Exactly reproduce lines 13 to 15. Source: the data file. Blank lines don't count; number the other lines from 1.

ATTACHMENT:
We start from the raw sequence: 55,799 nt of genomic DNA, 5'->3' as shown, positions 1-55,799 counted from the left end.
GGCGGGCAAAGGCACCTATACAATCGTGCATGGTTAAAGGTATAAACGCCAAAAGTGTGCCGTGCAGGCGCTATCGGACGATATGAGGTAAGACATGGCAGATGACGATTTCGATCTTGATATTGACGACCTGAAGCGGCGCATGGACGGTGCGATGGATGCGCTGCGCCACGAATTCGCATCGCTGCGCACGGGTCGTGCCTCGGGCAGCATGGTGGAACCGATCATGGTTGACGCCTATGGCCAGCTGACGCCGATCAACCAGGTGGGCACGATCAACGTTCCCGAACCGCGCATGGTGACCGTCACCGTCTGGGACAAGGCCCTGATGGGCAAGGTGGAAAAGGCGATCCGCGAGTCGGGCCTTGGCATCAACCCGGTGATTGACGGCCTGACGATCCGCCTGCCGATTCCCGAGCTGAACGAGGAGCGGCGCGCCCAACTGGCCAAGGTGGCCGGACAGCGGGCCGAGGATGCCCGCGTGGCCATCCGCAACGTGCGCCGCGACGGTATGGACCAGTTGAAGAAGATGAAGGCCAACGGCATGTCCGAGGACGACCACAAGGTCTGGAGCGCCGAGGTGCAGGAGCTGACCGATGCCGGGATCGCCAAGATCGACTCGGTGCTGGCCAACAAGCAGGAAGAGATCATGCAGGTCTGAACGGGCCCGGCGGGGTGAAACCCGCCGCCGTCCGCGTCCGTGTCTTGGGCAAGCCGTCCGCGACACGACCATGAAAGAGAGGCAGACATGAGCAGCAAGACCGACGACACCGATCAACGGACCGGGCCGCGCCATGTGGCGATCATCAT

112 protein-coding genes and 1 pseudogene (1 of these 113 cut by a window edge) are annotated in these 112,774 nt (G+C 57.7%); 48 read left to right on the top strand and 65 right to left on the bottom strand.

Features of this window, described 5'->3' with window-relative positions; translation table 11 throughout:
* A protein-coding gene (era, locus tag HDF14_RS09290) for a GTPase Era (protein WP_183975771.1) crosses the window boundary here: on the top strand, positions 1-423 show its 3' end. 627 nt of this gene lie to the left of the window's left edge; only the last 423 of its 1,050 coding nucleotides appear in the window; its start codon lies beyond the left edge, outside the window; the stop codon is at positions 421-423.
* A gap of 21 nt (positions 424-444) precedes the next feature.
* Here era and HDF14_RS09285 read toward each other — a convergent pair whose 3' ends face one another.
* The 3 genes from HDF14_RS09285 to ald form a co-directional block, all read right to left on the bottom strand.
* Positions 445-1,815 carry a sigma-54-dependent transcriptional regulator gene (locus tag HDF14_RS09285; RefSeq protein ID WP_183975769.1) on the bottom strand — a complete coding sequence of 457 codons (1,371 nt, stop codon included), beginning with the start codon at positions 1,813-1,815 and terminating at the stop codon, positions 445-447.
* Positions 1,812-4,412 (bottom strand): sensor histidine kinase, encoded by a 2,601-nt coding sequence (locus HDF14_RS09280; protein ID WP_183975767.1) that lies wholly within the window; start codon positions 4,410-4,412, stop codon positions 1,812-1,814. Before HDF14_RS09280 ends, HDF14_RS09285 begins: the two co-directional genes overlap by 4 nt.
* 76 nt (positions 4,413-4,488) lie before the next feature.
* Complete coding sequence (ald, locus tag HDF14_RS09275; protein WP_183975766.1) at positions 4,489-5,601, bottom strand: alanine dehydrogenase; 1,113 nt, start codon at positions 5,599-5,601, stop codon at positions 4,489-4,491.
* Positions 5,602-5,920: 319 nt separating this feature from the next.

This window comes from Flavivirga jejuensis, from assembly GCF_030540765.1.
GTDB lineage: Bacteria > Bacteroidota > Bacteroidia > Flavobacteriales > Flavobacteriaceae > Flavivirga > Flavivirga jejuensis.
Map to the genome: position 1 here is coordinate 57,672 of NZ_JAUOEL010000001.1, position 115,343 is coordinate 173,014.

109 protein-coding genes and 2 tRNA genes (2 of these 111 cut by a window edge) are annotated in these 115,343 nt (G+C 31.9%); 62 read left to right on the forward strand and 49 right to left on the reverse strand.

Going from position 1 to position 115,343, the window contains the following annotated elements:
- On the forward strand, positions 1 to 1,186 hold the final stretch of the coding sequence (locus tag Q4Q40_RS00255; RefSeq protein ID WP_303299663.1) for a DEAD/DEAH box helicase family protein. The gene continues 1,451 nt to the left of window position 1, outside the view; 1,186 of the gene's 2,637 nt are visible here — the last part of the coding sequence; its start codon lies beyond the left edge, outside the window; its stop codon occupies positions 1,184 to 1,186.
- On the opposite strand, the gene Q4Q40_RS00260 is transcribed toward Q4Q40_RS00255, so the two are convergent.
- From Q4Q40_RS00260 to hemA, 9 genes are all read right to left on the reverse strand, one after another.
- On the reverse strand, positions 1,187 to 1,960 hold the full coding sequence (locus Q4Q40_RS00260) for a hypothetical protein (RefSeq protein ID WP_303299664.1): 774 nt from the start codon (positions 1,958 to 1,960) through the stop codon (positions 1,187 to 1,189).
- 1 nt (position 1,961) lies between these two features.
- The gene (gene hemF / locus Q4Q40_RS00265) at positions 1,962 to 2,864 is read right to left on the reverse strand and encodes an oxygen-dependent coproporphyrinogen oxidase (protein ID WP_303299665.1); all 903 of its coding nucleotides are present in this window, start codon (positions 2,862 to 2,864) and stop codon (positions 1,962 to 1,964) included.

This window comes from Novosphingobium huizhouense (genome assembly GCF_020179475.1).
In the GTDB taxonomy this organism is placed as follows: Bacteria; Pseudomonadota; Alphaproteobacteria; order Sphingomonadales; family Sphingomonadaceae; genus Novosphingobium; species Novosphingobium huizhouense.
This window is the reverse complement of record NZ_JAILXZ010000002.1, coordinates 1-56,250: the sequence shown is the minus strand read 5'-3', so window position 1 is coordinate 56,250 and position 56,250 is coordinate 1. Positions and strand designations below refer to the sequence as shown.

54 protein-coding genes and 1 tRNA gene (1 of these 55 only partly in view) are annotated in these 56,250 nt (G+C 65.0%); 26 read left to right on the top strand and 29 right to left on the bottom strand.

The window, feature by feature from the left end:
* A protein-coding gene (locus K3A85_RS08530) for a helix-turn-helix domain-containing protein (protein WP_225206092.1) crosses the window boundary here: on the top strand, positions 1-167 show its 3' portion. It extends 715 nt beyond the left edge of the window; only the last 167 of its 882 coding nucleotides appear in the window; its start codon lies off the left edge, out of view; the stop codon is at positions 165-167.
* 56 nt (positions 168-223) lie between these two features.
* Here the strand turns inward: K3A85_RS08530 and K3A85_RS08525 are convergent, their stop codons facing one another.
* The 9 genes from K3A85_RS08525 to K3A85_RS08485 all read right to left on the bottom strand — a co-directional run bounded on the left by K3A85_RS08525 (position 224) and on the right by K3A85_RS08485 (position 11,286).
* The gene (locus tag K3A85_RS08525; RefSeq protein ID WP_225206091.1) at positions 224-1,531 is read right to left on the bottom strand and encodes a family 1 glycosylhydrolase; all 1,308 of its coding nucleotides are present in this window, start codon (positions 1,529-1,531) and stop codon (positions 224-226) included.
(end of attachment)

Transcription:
* Positions 5,602-5,920: 319 nt separating this feature from the next.

This window comes from Flavivirga jejuensis, from assembly GCF_030540765.1.
GTDB lineage: Bacteria > Bacteroidota > Bacteroidia > Flavobacteriales > Flavobacteriaceae > Flavivirga > Flavivirga jejuensis.